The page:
United Kingdom general election, 1923

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United Kingdom general election, 1923
United Kingdom
1922 ←
members
6 December 1923 → 1924
members

All 615 seats to the House of Commons
308 seats needed for a majority
Turnout 71.1%
  First party Second party Third party
  Stanley Baldwin ggbain.35233.jpg Ramsay MacDonald ggbain 35734.jpg 1923 Herbert Asquith.jpg
Leader Stanley Baldwin Ramsay MacDonald H. H. Asquith
Party Conservative Labour Liberal
Leader since 23 May 1923 21 November 1922 30 April 1908
Leader's seat Bewdley Aberavon Paisley
Last election 344 seats, 38.5% 142 seats, 29.7% 62 seats, 18.9%
Seats won 258 191 158
Seat change Decrease 86 Increase 49 Increase 96
Popular vote 5,286,159 4,267,831 4,129,922
Percentage 38.0% 30.7% 29.7%
Swing Decrease 0.5% Increase 1.0% Increase 10.8%

PM before election

Stanley Baldwin
Conservative

Subsequent PM

Ramsay MacDonald
Labour

1922 election MPs
1923 election MPs
1924 election MPs
1929 election MPs

The United Kingdom general election of 1923 was held on Thursday 6 December 1923. The Conservatives, led by Stanley Baldwin, won the most seats, but Labour, led by Ramsay MacDonald, and H. H. Asquith's reunited Liberal Party gained enough to produce a hung parliament. It was the last election in which a third party (the Liberals) won more than 100 seats, or received more than 26% of the vote.

As the election had been fought on the Conservative proposals for tariff reform, it was inevitable that they could not retain office. As a result, MacDonald formed the first ever Labour government with tacit support from the Liberals. Asquith's motivation for permitting Labour to enter power, rather than trying bring the Liberals back into government, was that he hoped they would prove to be incompetent and quickly lose support. Being in a minority, MacDonald's government only lasted 10 months and another election was held in October 1924.

Overview[edit]

During 1923 the Ruhr crisis led to a growing feeling of German sympathy in Britain, with people increasingly fed up of international crises in Europe. By May 1923 the then Prime Minister Bonar Law fell ill and resigned on 22 May,[1] after just 209 days in office. He was replaced by Baldwin. Having only had an election just the year before, Baldwin's party had a comfortable majority in the Commons and could have waited another four years, but the government was concerned with unemployment and protectionism. He felt the need to receive a mandate from the people,which, if successful, would strengthen his grip on the Conservative party leadership.[2]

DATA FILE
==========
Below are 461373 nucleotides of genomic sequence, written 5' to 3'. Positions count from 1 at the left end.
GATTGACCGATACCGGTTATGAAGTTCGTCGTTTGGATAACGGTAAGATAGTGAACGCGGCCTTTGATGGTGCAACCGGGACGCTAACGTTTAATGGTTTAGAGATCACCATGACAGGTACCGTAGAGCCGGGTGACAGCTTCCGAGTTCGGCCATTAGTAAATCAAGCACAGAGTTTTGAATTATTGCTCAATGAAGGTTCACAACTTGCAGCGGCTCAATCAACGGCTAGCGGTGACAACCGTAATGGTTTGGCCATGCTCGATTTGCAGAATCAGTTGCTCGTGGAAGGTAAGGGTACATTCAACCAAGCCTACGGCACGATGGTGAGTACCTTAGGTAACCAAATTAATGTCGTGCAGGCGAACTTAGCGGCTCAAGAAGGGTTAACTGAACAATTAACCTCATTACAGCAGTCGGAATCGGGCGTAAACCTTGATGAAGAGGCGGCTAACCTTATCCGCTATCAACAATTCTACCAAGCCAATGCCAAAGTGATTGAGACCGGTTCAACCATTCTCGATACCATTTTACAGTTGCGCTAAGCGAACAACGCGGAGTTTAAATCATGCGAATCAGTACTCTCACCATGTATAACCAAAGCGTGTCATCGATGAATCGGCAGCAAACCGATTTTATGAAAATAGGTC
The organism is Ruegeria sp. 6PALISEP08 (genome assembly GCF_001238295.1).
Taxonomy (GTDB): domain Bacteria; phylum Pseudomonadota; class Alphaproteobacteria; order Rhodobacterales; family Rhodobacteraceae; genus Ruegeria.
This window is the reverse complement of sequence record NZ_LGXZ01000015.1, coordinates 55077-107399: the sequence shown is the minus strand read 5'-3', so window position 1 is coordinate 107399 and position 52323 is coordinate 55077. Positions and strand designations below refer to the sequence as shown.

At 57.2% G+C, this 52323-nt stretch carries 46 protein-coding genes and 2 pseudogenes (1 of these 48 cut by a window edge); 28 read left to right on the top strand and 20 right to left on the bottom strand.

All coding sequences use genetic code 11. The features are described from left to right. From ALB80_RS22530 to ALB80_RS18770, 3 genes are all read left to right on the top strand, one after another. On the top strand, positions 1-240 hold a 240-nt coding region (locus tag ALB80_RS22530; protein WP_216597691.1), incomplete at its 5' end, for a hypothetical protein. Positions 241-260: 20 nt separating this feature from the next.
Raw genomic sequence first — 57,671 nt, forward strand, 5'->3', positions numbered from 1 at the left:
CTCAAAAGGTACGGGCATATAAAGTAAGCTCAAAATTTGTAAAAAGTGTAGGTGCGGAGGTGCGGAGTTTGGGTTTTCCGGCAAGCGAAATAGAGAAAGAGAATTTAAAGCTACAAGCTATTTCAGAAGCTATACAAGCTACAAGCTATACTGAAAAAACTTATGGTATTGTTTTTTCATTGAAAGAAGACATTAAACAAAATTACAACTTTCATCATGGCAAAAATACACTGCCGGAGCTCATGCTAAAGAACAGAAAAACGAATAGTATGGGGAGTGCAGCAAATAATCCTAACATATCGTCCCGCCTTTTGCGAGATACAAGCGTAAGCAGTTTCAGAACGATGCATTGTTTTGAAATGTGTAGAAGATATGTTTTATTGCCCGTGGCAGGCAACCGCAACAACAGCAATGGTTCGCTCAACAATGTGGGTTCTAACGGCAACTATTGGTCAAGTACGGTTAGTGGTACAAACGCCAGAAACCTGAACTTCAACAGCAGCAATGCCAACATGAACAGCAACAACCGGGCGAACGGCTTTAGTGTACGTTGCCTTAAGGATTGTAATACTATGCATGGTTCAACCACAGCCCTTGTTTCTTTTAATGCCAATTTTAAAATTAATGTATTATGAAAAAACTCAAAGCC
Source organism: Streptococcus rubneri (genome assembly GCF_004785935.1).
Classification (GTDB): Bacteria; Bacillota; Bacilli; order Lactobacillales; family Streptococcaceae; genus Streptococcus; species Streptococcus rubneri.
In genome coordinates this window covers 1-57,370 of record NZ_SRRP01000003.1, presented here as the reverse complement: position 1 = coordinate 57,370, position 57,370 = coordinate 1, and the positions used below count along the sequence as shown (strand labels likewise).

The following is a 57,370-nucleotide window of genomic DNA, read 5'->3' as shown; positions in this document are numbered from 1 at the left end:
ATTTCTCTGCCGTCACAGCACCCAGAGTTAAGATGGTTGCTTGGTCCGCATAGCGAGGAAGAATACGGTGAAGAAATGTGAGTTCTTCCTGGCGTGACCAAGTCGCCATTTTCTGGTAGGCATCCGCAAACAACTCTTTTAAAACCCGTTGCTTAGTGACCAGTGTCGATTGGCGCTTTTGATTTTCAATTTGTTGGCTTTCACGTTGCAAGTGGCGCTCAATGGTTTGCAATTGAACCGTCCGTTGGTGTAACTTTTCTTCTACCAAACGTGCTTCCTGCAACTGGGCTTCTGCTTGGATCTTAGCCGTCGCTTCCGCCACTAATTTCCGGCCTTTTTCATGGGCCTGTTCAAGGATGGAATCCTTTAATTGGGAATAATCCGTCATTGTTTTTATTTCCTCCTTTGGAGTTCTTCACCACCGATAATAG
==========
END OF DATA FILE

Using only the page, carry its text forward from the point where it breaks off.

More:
The result however backfired on Baldwin, who lost a host of seats to Labour and the Liberals. For the first time in history, Labour would be in government, albeit without a clear mandate or majority.

Results[edit]

258 191 158 8
Conservative Labour Liberal O
UK General Election 1923
Candidates Votes
Party Standing Elected Gained Unseated Net  % of total  % No. Net %
  Conservative 536 258 - 86 41.951 38.0 5,286,159 -0.5
  Labour 427 191 + 49 31.056 30.7 4,267,831 +1.0
  Liberal 457 158 + 96 25.691 29.7 4,129,922 +10.8
  Nationalist 4 3 0 0 0 0.487 0.4 54,157 N/A
  Independent 6 2 0 1 - 1 0.325 0.3 36,802 -0.5
  Communist 4 0 0 1 - 1 0.2 34,258 0.0
  Belfast Labour 1 0 0 0 0 0.2 22,255 N/A
  Independent Labour 4 0 0 1 - 1 0.2 17,331 0.0
  Independent Liberal 3 1 1 1 0 0.1 16,184 0.0
  Constitutionalist 1 0 0 1 - 1 0.1 15,500 0.0
  Independent Conservative 1 0 0 3 - 3 0.1 15,171 -0.8
  Scottish Prohibition 1 1 0 0 0 0.1 12,877 0.0
  Christian Pacifist 1 1 0 0 0 0.0 570 N/A

Total number of votes cast: 13,909,017. Turnout 71.1%[3] All parties shown. Conservatives include Ulster Unionists.

Votes summary[edit]

Popular vote
Conservative
  
38.01%
Labour
  
30.68%
Liberal
  
29.69%
Nationalist
  
0.39%
Independent
  
0.61%
Others
  
0.60%

Seats summary[edit]

Parliamentary seats
Conservative
  
41.95%
Labour
  
31.06%
Liberal
  
25.69%
Nationalist
  
0.5%
Independent
  
0.49%
Others
  
0.31%

See also[edit]

References[edit]

External links[edit]